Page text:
I come from what is often called “low-church.” This moniker isn’t intended (at least in most cases) to denigrate anyone. It’s just an indication that the church or denomination in question has little to no liturgy, and very few rituals (if they have any at all). Many people in low church denominations eschew liturgy or a preaching calendar, because they want God to be able to operate in the now. They want something fresh. I’m not entirely opposed to this, but I want to point out something that’s been happening over the past few weeks. I’m continuing to read Ancient Christian Devotional each week with my wife. And the theme every week has been precisely what I’ve needed to hear, even if I don’t want to hear it.
Case in point, last week I wrote about how we shouldn’t be focused on our own happiness. I wrote this during a particularly unhappy time. That time has not abated. I’m still not happy. Don’t get my wrong. I love my wife and kids. They are wonderful. They are the best things that have happened to me since Jesus. But there are a lot of other things in life right now that aren’t so awesome. I was near a breaking point the other day and I prayed, “God…I just need a good day. Can I have a good day?” Within thirty minutes my car overheated. Not a good day.
This week, I open the book and see the theme. Delight in the Lord. That’s code for, “Yes, everything else sucks, but he doesn’t.” This isn’t all that helpful. It’s kind of like saying, “Yeah, your arm is broken, but at least your leg isn’t!” Looking on the bright side necessarily entails a non-bright side which we are choosing to ignore. In case you’ve never tried, ignoring a problem isn’t particularly helpful. Habakkuk, the first reading for this week, puts it this way (courtesy of the Message translation):
God, how long do I have to cry out for help
before you listen?
How many times do I have to yell, “Help! Murder! Police!”
before you come to the rescue?
Why do you force me to look at evil,
stare trouble in the face day after day?
Anarchy and violence break out,
quarrels and fights all over the place.
Law and order fall to pieces.
Justice is a joke.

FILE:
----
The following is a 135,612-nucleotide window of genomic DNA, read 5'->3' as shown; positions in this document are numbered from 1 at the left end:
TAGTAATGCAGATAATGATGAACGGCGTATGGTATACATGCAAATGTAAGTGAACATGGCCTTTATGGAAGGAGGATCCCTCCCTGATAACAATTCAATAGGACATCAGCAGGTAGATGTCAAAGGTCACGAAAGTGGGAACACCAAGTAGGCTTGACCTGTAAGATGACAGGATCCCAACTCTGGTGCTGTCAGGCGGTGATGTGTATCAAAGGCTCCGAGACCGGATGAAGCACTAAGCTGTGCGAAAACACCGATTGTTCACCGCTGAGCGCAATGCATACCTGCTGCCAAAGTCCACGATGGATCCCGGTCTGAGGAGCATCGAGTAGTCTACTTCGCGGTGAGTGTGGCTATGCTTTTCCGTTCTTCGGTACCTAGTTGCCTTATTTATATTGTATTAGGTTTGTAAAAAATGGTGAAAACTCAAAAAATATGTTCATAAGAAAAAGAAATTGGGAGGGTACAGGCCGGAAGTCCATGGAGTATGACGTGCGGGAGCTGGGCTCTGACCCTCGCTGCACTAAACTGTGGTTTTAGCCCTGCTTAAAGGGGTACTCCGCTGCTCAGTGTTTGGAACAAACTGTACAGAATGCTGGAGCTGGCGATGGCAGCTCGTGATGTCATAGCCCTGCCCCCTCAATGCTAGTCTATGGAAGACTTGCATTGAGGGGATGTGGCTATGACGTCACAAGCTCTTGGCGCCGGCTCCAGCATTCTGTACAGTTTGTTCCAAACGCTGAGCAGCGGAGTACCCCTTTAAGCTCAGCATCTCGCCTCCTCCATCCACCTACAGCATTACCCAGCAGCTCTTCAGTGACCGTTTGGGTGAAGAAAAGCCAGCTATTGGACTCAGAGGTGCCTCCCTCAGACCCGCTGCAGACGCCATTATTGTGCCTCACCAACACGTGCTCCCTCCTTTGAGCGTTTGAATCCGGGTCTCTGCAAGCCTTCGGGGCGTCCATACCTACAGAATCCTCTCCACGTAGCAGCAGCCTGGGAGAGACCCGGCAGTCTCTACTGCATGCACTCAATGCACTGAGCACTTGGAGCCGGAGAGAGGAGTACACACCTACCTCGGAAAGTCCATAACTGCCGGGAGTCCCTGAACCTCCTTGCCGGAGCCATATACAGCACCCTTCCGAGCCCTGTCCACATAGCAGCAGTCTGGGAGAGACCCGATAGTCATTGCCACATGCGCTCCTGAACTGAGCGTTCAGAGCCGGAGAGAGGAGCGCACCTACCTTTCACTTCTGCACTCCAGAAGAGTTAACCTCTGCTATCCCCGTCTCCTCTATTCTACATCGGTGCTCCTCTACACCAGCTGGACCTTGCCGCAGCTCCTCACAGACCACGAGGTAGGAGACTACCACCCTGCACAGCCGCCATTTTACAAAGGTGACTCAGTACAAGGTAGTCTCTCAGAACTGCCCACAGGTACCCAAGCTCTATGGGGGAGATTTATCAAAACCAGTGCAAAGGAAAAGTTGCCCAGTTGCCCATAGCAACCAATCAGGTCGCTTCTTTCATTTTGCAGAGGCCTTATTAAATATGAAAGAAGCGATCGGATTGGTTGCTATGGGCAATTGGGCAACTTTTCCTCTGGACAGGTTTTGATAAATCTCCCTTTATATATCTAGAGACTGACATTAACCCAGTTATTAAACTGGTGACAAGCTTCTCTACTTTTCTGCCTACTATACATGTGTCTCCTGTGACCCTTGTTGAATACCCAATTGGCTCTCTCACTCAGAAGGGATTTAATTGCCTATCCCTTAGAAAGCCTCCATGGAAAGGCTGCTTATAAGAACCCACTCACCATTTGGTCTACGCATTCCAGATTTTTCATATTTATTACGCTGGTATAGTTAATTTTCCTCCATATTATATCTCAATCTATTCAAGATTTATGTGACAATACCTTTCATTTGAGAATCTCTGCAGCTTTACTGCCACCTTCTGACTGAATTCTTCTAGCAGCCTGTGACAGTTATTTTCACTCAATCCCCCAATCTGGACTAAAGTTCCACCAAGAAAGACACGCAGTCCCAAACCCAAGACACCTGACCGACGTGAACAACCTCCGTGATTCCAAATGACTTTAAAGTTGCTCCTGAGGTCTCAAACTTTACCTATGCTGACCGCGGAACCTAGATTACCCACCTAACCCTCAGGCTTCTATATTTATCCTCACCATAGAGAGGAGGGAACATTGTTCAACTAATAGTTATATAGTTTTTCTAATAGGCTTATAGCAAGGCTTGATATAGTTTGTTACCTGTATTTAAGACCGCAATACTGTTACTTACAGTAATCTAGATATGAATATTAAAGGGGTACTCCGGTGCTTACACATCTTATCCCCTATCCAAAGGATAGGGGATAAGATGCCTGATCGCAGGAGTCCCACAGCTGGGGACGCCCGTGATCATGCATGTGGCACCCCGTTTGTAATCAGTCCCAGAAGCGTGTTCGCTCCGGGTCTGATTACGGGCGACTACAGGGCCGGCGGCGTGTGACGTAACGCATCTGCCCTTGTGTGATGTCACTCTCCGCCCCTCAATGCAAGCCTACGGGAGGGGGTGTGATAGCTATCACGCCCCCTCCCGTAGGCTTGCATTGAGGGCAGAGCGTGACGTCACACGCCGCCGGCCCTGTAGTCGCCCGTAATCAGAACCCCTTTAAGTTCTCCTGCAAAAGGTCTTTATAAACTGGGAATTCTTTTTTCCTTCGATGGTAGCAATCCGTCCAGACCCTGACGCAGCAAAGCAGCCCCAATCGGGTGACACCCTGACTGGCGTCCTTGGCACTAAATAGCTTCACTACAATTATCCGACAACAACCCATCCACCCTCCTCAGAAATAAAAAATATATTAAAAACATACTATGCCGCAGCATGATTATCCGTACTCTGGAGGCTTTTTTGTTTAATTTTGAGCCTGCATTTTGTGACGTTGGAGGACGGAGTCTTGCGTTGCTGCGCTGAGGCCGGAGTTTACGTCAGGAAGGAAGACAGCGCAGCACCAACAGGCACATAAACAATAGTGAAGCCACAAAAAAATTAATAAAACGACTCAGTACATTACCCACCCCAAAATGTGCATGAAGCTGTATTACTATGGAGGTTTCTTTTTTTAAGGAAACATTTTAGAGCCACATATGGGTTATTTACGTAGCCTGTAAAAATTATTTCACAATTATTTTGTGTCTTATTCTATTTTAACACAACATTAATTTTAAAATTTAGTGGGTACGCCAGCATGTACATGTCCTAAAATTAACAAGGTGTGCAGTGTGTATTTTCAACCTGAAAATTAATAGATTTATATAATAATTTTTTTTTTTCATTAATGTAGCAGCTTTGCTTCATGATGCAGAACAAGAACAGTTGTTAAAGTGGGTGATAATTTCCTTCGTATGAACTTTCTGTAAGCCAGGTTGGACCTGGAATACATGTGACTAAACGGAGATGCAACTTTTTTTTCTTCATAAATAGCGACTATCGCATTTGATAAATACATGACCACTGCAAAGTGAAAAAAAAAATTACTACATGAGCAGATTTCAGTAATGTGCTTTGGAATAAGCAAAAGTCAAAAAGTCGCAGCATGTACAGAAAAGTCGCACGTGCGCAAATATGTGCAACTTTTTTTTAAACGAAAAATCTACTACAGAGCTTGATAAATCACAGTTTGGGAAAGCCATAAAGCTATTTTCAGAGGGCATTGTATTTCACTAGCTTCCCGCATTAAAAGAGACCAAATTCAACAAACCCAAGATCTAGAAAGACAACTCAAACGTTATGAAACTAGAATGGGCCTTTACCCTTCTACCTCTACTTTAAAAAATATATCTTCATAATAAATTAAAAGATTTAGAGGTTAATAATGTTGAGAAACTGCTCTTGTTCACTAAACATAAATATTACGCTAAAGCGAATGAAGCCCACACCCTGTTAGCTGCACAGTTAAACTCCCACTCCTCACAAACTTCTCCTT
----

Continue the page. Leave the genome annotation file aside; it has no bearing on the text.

The wicked have the righteous hamstrung
and stand justice on its head.
That’s where I’m at. I see a lot of ugliness around me, and I want to know where God is right now. I want to know when he’s going to show up and save. One of the reflections on this passage provided in the devotional is from Basil the Great. He has this to say:
Do not take your present troubles ill. Do not lose hope. Yet a little while and your helper will come to you and will not tarry.
This reminds me of a popular song that has the lyric, “Oh my God, you will not delay, my refuge and strength, always.” I hate that song. I hate singing it. It absolutely feels like God is delaying right now. It absolutely feels like he’s taking his sweet time, not at all concerned about the pain of his people. If you’ve read much of my other blogs, you know this isn’t new. I’ve written about this feeling here, here, and here. It doesn’t seem to go away. All throughout the Psalms there are laments, expresses of grief from God’s people at God’s perceived inaction. Lamentations gets its name from this genre of psalm. This is nothing new, and it doesn’t seem to be going away.
So what do we do about it?
To be honest…I don’t know. But one thing I read this week was helpful. Augustine has the following to say:
All seek counsel concerning what they wish, but they do not always hear what they wish. He serves you best who does not so much expect to hear the thing from you that he himself desires, but rather to desire what he hears from you.
In layman’s terms, everyone wants to hear what they want to hear. Not everyone wants to actually hear what is being said. In the midst of all the laments, there is a common thread. God’s people complain about God, but they always end with trusting his faithfulness. Complaining isn’t wrong, but we can’t live there. We have to trust his faithfulness. We have to trust that he does care, that he is paying attention, and that he is coming. That’s what we cling to: hope. That hope doesn’t disappoint (Romans 5:1-5). It is secured by the deposit of love, placed in our hearts by the Holy Spirit. So that even when life is falling apart, we have a reminder that God loves us and will not abandon us.
I’m still not happy. But I’m not without hope anymore.